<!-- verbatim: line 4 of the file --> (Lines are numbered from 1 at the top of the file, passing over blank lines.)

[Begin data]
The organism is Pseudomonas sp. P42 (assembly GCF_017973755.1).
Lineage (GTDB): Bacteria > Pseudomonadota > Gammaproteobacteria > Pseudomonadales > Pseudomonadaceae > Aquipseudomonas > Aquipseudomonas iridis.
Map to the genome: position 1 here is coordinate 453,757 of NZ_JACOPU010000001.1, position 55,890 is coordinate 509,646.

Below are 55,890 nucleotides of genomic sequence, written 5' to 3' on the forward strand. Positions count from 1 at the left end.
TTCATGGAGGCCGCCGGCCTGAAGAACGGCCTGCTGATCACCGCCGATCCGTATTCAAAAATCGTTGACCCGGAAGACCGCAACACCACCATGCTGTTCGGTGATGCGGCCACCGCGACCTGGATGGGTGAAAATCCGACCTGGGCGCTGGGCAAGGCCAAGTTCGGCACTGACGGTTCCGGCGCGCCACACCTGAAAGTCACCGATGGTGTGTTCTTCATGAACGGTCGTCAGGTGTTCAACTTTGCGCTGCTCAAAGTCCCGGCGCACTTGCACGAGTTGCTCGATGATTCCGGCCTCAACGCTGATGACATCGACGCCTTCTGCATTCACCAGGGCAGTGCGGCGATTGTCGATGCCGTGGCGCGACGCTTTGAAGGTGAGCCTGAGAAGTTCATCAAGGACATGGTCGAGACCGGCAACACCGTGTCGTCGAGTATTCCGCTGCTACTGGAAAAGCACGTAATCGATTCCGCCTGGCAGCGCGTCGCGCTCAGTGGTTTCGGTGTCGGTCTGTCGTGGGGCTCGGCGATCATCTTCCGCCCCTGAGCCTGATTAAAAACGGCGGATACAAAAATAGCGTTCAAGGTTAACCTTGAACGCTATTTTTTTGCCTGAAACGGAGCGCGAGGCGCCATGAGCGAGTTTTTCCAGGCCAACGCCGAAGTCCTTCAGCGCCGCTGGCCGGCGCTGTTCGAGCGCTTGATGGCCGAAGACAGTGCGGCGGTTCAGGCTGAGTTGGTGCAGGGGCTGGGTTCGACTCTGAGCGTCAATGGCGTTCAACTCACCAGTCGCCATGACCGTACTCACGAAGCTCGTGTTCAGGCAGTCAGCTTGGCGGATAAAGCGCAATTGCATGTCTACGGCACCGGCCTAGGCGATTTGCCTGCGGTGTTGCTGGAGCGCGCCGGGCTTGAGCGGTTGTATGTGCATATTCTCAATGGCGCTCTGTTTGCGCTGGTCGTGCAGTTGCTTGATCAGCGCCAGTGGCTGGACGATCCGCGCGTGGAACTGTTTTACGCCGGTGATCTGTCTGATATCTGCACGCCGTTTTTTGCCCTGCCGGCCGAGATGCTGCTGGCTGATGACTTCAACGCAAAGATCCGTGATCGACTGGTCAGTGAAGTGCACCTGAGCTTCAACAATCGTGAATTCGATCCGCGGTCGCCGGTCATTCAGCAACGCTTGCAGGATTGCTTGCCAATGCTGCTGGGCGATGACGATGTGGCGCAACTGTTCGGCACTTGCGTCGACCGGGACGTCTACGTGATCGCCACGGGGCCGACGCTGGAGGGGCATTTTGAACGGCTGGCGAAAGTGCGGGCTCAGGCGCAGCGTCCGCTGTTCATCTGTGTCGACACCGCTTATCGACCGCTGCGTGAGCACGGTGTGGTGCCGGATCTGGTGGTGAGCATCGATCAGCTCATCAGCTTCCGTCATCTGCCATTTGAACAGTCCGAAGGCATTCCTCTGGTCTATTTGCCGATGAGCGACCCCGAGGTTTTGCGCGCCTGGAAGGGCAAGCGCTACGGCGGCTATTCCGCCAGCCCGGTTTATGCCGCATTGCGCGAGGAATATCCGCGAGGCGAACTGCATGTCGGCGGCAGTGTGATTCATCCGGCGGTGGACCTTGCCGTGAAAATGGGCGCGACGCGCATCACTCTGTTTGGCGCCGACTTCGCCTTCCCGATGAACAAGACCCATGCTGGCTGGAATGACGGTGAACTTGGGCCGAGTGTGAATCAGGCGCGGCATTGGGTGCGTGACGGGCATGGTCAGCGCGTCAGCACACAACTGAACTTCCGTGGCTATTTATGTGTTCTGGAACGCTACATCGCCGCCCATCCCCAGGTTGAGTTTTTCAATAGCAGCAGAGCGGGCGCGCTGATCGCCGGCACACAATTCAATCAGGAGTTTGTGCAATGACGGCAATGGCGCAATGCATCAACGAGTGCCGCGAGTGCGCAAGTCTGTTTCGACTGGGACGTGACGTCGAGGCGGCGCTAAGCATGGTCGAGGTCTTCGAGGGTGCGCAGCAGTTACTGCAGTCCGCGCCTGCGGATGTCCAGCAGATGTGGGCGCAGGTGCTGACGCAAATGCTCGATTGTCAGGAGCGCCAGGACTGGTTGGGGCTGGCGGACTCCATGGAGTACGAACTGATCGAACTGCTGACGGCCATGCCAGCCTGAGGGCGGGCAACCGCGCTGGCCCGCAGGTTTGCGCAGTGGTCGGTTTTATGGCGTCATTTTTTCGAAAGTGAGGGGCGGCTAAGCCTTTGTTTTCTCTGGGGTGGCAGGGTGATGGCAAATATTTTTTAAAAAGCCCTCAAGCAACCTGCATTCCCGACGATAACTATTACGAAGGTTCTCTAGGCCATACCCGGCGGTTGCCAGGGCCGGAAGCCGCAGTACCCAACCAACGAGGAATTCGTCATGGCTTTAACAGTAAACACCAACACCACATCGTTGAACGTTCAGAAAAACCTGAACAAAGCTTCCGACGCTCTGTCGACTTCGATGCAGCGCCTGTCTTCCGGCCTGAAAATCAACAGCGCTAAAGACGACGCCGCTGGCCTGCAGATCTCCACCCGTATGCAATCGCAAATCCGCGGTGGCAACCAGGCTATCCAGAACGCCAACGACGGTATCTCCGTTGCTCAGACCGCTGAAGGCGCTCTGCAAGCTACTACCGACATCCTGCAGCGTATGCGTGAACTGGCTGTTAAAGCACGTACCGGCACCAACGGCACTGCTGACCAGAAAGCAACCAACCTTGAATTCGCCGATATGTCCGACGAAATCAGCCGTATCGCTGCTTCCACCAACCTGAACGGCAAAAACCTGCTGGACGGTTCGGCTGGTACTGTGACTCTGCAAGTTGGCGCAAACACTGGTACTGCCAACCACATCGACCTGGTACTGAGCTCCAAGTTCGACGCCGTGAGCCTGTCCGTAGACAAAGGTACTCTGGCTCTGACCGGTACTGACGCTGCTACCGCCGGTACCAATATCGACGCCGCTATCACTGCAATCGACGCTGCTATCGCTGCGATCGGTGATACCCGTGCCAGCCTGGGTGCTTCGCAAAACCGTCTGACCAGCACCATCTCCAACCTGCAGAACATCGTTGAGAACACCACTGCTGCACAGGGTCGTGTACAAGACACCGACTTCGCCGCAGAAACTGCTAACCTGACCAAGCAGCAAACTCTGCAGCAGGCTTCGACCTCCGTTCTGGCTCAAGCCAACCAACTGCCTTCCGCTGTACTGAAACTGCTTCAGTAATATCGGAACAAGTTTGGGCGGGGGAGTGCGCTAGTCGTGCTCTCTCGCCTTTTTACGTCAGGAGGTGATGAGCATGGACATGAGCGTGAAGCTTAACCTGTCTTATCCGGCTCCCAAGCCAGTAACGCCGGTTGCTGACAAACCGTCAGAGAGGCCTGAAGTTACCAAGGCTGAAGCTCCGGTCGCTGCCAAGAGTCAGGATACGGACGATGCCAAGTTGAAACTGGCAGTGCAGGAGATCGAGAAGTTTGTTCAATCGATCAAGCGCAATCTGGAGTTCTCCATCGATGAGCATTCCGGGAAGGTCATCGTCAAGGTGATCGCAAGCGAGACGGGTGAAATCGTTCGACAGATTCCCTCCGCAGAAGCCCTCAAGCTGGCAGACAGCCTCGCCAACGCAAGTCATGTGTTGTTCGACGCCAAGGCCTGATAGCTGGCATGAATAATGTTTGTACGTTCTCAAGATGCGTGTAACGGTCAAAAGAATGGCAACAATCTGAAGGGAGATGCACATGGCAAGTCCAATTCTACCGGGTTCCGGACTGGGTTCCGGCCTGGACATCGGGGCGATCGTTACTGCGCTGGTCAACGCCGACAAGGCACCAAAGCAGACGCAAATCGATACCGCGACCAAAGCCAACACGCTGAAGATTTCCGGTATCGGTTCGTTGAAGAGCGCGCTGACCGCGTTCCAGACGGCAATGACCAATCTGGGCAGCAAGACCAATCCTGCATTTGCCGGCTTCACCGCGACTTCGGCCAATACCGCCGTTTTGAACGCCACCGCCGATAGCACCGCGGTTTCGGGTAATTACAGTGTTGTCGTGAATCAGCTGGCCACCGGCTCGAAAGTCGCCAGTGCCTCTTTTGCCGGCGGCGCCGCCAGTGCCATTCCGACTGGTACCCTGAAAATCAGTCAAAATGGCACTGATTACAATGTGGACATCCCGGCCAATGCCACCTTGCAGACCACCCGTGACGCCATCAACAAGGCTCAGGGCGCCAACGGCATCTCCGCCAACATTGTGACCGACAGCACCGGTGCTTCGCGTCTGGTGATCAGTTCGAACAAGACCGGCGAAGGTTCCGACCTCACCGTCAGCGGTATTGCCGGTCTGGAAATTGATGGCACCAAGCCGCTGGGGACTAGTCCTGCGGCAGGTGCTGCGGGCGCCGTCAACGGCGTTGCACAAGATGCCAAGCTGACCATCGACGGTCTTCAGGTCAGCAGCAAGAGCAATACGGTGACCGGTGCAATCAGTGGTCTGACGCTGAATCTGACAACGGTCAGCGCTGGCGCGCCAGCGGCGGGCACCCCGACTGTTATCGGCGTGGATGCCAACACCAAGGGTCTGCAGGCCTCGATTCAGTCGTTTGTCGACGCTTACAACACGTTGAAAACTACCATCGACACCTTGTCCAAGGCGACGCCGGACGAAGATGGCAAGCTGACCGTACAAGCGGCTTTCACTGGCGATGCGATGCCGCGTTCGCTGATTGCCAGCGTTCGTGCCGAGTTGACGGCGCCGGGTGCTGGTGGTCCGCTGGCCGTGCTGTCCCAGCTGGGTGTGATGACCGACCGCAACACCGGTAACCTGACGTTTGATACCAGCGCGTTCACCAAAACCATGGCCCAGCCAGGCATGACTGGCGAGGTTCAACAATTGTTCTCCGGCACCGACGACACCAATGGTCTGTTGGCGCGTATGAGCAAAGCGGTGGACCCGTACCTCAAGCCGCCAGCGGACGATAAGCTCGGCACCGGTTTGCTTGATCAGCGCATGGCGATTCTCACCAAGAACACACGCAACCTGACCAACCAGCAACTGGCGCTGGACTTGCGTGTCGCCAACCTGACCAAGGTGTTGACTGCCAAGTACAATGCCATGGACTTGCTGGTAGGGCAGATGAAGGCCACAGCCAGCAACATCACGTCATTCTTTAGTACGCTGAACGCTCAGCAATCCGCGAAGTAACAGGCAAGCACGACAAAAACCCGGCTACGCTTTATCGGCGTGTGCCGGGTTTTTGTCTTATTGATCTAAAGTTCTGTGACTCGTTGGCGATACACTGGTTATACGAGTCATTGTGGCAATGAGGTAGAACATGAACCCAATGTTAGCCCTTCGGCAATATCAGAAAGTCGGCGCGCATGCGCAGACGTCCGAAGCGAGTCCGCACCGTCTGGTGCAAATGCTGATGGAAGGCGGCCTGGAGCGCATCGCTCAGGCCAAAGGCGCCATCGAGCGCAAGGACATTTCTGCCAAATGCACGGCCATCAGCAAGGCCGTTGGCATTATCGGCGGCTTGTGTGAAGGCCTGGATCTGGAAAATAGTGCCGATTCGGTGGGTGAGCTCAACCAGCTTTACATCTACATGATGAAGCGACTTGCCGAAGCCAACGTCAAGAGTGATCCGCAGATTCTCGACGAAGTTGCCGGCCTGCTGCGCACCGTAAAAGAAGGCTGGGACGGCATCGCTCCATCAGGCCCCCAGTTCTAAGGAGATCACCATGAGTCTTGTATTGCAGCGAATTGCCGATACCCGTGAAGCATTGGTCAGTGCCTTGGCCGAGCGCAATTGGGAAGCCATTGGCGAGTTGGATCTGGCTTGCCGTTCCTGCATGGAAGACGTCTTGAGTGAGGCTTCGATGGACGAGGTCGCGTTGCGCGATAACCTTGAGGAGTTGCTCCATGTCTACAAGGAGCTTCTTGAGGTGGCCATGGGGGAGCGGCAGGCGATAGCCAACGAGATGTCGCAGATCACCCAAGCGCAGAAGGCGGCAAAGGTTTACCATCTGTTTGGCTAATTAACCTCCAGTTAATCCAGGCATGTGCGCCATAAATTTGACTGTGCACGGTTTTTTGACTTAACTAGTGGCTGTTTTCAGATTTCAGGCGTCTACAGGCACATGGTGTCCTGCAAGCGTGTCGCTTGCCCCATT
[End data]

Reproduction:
Below are 55,890 nucleotides of genomic sequence, written 5' to 3' on the forward strand. Positions count from 1 at the left end.